World

Merkel: Refugees Could Be Bigger Challenge Than Greek Debt Crisis

0817_refugees_germany
Asylum seekers from various countries rest as they wait to be registered inside a hall, used by German police as the first registration point, in Passau, Germany July 29. Michaela Rehle/Reuters

The record number of migrants and refugees arriving in Europe from war-torn countries could become a bigger issue for the European Union than the recent Greek debt crisis, German Chancellor Angela Merkel said.

She also addressed the more than 200 arson attacks on German shelters housing refugees over the past few months, calling it “unworthy of our country.” Swastikas were found at a torched shelter in Bavaria last month, Reuters reports.  

"The issue of asylum could be the next major European project, in which we show whether we are really able to take joint action," Merkel told ZDF, a public TV station. She added that the continuing arrival of refugees could "preoccupy Europe much, much more than the issue of Greece and the stability of the euro."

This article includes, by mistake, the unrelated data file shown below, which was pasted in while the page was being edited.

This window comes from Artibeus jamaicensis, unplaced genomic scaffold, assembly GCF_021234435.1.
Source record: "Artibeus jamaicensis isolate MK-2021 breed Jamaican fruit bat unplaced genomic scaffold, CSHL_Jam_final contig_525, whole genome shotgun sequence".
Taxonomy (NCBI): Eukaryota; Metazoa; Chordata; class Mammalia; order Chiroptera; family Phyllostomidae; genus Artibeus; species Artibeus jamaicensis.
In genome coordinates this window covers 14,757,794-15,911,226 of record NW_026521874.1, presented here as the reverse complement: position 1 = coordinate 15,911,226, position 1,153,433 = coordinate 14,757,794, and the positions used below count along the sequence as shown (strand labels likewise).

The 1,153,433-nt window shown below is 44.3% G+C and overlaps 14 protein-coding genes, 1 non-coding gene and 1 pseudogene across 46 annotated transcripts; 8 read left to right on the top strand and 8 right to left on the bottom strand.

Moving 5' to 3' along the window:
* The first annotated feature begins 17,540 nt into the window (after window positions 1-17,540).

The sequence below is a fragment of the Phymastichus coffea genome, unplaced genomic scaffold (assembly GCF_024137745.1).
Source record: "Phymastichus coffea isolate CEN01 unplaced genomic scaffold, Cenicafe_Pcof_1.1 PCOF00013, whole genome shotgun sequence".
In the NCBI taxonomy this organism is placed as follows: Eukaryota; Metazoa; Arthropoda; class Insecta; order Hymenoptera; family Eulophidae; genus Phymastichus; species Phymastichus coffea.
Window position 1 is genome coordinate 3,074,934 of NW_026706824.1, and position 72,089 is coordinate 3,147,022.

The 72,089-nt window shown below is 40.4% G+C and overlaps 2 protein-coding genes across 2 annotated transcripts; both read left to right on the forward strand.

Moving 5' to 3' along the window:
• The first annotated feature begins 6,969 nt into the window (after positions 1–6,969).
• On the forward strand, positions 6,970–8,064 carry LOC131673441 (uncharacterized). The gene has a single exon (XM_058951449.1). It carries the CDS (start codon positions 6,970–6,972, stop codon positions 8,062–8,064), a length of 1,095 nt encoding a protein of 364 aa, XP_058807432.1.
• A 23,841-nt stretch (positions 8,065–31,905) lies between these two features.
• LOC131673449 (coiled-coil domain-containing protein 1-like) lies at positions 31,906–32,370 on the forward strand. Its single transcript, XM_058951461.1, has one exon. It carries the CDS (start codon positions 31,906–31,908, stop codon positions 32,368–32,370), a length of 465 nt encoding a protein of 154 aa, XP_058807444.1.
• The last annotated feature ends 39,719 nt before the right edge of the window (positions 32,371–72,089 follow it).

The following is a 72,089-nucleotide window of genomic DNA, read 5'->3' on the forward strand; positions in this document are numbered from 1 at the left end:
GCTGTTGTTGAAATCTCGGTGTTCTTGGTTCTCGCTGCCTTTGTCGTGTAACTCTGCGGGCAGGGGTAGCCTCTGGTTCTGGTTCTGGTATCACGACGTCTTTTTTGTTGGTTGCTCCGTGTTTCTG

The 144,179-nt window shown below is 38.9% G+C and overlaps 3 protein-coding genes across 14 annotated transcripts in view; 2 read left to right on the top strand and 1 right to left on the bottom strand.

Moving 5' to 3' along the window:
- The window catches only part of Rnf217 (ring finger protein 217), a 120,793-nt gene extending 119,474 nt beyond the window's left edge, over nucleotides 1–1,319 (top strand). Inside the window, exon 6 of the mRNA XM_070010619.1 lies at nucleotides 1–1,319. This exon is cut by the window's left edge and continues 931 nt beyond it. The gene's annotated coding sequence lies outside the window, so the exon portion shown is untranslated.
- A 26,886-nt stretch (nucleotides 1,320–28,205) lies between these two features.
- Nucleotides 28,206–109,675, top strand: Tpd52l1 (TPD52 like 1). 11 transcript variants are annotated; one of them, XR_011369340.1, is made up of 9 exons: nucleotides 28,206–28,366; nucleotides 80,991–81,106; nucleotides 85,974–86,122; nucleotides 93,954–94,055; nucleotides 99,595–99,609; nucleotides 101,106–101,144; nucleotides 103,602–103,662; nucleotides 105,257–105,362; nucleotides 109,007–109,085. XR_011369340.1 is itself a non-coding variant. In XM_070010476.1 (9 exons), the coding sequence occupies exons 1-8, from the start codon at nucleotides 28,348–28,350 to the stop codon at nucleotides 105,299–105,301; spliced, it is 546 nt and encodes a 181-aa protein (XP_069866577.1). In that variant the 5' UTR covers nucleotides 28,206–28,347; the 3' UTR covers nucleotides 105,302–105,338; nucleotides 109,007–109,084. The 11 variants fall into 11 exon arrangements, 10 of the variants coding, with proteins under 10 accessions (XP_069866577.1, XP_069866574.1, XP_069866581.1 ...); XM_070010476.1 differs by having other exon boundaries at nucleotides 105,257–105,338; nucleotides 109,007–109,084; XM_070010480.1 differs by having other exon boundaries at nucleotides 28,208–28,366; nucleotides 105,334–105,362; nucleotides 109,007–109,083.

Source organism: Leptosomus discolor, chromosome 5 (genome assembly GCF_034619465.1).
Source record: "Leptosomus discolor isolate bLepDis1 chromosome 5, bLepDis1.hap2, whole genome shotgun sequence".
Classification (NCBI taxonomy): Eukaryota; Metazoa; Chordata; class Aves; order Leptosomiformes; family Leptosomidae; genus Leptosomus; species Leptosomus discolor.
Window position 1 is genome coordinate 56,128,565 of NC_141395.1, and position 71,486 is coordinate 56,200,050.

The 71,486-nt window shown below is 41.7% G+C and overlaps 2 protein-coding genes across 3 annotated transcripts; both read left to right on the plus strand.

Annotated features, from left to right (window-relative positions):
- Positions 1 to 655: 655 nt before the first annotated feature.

Germany this year already has registered more than 300,000 asylum seekers, a 60 percent increase on 2014, Deutsche Welle reports. Last year, Germany reported 203,000 asylum applications.

Some officials say the overall total could top 600,000 by the end of this year. So far, Syrians have made up the largest number of asylum applicants in Germany, at 41,100.  

During her TV appearance, Merkel called Germany’s current handling of refugees, many of whom must sleep in tents because local authorities are overwhelmed, “absolutely unsatisfactory” and called on the European Union to do more, such as establishing a list of safe countries of origin. Since January, half of Germany’s asylum applications have come from southern European countries, including Bosnia, Croatia, Macedonia and Serbia, something Germany’s interior minister called “unacceptable” last week, the AFP reports.   

Most of the 225,000 people who have arrived in Europe via the Mediterranean Sea this year are refugees fleeing conflict, war and human rights abuses, according to the United Nations refugee agency (UNHCR).

Editor's Pick